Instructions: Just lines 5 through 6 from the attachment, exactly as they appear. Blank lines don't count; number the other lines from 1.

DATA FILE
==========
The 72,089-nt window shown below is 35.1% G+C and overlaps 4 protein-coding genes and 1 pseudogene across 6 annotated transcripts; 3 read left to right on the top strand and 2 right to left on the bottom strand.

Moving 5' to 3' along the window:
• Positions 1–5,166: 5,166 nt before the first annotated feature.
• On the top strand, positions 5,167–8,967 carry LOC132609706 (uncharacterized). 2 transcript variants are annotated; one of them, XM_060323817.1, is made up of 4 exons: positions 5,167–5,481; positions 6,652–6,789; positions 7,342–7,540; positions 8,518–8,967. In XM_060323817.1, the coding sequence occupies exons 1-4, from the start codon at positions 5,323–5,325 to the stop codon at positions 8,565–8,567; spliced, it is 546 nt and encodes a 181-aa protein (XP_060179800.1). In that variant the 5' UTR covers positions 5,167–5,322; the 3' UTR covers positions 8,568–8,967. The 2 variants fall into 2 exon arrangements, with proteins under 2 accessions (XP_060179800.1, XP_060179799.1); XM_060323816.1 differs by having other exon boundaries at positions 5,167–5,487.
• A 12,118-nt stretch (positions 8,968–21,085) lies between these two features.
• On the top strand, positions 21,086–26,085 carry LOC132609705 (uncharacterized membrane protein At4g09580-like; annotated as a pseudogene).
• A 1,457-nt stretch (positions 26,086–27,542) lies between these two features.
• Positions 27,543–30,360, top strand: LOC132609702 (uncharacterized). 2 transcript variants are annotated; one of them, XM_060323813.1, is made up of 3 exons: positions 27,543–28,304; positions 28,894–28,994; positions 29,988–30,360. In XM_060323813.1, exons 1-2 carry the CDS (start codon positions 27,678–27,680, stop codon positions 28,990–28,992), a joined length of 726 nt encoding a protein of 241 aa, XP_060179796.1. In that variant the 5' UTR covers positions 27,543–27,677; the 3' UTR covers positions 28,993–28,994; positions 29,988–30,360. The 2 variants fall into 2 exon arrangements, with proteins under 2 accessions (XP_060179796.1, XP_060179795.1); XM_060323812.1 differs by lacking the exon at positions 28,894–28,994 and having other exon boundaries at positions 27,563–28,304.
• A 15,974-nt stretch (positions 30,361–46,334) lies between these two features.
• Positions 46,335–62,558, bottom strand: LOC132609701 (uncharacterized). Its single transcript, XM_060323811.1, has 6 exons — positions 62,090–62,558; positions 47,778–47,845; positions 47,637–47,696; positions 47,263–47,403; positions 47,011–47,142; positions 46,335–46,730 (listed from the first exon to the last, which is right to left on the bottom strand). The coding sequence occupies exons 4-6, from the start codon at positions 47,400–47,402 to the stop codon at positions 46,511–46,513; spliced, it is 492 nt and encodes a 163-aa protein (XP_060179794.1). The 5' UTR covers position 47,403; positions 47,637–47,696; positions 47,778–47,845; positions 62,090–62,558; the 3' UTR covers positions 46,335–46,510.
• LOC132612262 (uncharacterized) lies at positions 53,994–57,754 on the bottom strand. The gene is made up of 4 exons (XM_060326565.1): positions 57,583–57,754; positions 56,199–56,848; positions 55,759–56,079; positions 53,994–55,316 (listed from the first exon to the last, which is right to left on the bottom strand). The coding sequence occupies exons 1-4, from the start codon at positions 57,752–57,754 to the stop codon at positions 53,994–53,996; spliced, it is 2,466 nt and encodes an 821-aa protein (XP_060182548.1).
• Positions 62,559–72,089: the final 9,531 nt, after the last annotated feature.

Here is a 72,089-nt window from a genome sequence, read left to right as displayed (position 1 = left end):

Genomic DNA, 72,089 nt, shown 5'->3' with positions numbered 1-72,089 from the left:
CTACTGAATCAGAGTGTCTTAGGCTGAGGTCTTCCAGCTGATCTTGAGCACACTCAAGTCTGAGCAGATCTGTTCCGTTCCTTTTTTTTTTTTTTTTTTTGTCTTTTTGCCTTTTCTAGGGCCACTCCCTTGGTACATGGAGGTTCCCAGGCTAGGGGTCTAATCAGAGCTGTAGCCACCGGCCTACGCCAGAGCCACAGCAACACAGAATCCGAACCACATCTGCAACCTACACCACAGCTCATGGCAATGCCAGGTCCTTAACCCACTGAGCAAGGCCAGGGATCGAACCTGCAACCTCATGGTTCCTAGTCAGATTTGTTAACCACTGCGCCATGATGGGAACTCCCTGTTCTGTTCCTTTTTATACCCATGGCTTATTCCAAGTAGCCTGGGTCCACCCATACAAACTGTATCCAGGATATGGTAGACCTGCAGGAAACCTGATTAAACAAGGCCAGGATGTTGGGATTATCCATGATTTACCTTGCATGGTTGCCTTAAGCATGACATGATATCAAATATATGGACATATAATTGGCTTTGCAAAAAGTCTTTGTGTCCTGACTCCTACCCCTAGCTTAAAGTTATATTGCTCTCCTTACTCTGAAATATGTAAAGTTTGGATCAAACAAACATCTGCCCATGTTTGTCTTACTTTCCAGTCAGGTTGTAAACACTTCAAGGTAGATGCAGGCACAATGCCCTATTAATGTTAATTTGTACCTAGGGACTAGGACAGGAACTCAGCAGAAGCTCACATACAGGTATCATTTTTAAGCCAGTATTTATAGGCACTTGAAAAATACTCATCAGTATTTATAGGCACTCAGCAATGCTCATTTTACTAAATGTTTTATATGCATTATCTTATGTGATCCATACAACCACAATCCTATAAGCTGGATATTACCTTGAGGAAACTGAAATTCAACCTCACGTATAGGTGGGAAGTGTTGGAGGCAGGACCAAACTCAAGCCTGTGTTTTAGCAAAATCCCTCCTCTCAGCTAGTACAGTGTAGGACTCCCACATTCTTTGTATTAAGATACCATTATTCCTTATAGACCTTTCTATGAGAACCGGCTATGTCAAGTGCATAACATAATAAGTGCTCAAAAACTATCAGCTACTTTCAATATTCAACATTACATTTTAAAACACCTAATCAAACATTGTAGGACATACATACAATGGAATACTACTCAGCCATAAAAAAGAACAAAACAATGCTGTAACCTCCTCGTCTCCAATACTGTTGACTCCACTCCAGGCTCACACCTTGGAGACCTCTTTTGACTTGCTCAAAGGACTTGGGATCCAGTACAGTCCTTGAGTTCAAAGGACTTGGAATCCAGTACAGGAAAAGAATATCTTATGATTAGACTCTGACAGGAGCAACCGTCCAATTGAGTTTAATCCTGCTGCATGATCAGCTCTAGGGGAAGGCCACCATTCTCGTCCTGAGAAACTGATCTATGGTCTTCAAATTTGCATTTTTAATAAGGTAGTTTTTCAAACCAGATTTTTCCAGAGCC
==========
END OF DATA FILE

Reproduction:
• A 12,118-nt stretch (positions 8,968–21,085) lies between these two features.
• On the top strand, positions 21,086–26,085 carry LOC132609705 (uncharacterized membrane protein At4g09580-like; annotated as a pseudogene).